2010 Hyundai Santa Fe GLS

In a word, the Hyundai Santa Fe is inoffensive. Its introverted design is handsome, but it doesn't really push the styling envelope. Mostly, it just flies under the radar.
Photo by: Josh P. Miller/CNET

2.4-liter four cylinder

Another inoffensive, yet unimpressive aspect of the Santa Fe is its performance.

Although a 3.5-liter V-6 engine is available at the SE and Limited trim levels, our GLS is only available with Hyundai's 2.4-liter four-cylinder engine. While 175 horsepower and 169 pound-feet of torque is a good amount of power from an engine of this size, in the 3,725-pound Santa Fe, it's only barely adequate.
Photo by: Josh P. Miller/CNET

Six-speed automatic transmission

Our Santa Fe GLS was equipped with an optional six-speed automatic transmission with a manual Shiftronic mode. A six-speed manual transmission is the standard gearbox for the GLS trim level, which is a bit odd for an SUV of its size.

The Santa Fe is also available in front and all-wheel-drive configurations.
Photo by: Josh P. Miller/CNET

Fuel economy

Our automatic GLS front-wheel-drive model features the best fuel economy of all of the Santa Fe's configurations, finishing the EPA's testing cycle with 20mpg in the city and 28mpg on the highway.
Photo by: Josh P. Miller/CNET


The Santa Fe is available with an in-dash navigation system, however our unit was sporting the bone standard single-disc CD player with AM/FM/XM radio. Fortunately, Bluetooth hands-free calling and audio streaming is standard, as well as USB connectivity and an auxiliary input.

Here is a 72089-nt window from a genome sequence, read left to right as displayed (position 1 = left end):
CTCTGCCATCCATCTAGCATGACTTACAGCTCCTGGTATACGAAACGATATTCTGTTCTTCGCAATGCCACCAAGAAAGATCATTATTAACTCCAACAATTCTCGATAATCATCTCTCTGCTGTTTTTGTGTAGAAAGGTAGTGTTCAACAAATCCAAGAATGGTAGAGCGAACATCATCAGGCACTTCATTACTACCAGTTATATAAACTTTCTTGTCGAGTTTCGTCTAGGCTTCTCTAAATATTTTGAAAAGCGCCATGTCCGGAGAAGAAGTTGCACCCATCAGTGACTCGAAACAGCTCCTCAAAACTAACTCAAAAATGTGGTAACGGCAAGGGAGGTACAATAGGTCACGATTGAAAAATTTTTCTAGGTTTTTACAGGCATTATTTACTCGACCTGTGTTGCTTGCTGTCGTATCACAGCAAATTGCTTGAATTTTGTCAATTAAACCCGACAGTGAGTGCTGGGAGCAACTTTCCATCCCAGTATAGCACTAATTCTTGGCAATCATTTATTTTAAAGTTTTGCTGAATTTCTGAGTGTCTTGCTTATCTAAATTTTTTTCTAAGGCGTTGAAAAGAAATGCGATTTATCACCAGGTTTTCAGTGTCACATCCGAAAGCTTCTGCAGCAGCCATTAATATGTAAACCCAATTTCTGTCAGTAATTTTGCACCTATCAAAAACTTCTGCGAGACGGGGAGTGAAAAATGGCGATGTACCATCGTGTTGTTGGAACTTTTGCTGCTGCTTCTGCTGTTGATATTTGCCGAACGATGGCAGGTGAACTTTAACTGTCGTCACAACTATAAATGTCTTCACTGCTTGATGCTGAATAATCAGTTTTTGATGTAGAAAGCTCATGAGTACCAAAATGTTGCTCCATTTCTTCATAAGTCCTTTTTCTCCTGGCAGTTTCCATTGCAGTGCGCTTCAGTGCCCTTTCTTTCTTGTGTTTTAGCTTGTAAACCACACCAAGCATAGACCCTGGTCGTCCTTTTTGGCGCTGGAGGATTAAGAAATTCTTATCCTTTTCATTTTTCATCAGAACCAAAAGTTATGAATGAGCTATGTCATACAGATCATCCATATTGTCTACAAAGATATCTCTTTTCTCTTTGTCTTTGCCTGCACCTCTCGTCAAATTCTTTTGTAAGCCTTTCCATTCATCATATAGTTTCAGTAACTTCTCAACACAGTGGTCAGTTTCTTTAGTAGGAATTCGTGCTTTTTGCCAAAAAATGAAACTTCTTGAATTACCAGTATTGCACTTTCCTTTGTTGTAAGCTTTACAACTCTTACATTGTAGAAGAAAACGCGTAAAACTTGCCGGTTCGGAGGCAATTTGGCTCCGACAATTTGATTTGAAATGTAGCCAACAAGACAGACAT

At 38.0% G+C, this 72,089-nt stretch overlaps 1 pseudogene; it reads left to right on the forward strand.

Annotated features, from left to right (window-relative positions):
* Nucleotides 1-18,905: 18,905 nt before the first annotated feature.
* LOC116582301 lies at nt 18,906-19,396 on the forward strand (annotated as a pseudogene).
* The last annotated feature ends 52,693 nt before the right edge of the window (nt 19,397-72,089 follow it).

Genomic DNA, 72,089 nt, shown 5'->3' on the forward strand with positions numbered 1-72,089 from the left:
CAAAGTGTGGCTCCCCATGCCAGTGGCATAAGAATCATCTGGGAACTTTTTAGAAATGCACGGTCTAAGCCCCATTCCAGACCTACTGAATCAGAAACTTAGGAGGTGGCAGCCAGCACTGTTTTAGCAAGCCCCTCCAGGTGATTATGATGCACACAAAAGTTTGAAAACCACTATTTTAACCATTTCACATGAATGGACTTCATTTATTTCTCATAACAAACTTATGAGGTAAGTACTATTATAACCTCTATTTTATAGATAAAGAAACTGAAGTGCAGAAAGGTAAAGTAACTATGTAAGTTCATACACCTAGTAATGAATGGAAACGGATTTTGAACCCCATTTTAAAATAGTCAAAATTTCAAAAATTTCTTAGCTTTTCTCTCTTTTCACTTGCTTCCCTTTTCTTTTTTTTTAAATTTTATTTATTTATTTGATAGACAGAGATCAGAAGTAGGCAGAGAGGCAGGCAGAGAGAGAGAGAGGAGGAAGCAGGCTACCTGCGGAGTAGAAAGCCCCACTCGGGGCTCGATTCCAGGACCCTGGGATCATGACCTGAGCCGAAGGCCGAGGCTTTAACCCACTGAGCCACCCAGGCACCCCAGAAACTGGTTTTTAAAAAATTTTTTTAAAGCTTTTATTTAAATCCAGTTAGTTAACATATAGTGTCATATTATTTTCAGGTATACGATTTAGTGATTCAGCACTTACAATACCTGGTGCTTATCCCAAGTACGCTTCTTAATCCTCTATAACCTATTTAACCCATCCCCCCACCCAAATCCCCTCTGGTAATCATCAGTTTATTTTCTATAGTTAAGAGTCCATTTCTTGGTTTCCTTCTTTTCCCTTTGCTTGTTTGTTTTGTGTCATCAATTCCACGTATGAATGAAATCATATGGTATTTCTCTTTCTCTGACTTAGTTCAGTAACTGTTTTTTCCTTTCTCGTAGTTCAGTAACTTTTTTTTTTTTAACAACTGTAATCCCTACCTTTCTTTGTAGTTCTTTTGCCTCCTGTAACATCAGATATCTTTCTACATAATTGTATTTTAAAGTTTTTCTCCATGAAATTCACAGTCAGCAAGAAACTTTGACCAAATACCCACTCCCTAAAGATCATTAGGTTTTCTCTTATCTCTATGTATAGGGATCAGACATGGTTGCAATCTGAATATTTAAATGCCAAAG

Photo by: Josh P. Miller/CNET

Steering wheel controls

The Sonata's steering-wheel controls feature buttons for the hands-free calling system, which uploads the address book of a paired phone, allowing users to initiate calls by speaking a recipient's name.
Photo by: Josh P. Miller/CNET

Instrument cluster

The instrumentation is a basic three-gauge cluster with a centrally mounted speedometer. An ECO driving feature illuminates a green light when you're driving thriftily and being gentle with the throttle.
Photo by: Josh P. Miller/CNET

Audio inputs

Standard on the Santa Fe are USB and analog audio inputs. Although the label says iPod, users will need to purchase Hyundai's combo cable that joins both inputs into a single dock connector to use an iDevice with the audio system. It's only a $35 purchase, so it's no biggie.
Photo by: Josh P. Miller/CNET

Soft roader

Although available with all-wheel drive and just a hair over 8 inches of ground clearance, the Hyundai Sonata seems like an off-roader, but it's suspension is better suited for navigating parking lots and speed bumps.
Photo by: Josh P. Miller/CNET

All-wheel drive

Optional across trim levels is an all-wheel drive system. Under normal conditions, 95 percent of the available torque is sent through the front wheels, but in the event of slippage a magnetic clutch-type transfer case can send up to 50 percent of the power to the rear wheels. Because the rear wheels are virtually disengaged most of the time, fuel economy isn't affected. Oddly, city efficiency actually goes up by a mile per gallon!
Photo by: Josh P. Miller/CNET


There's a decent amount of rearward visibility from the driver's seat of this SUV, but to get the best view, you'll need the rear-view camera option that is part of the optional navigation system.
Photo by: Josh P. Miller/CNET

Rear storage

Even with the rear seats in the upright position, the Santa Fe has plenty of rear storage space.
Photo by: Josh P. Miller/CNET


However, the Santa Fe's strongest selling point is probably its value, offering good performance, decent fuel economy, and a pretty good basic cabin tech suite for thousands less than the competition. Grab a V-6 model with the premium package for an even better value.
Photo by: Josh P. Miller/CNET
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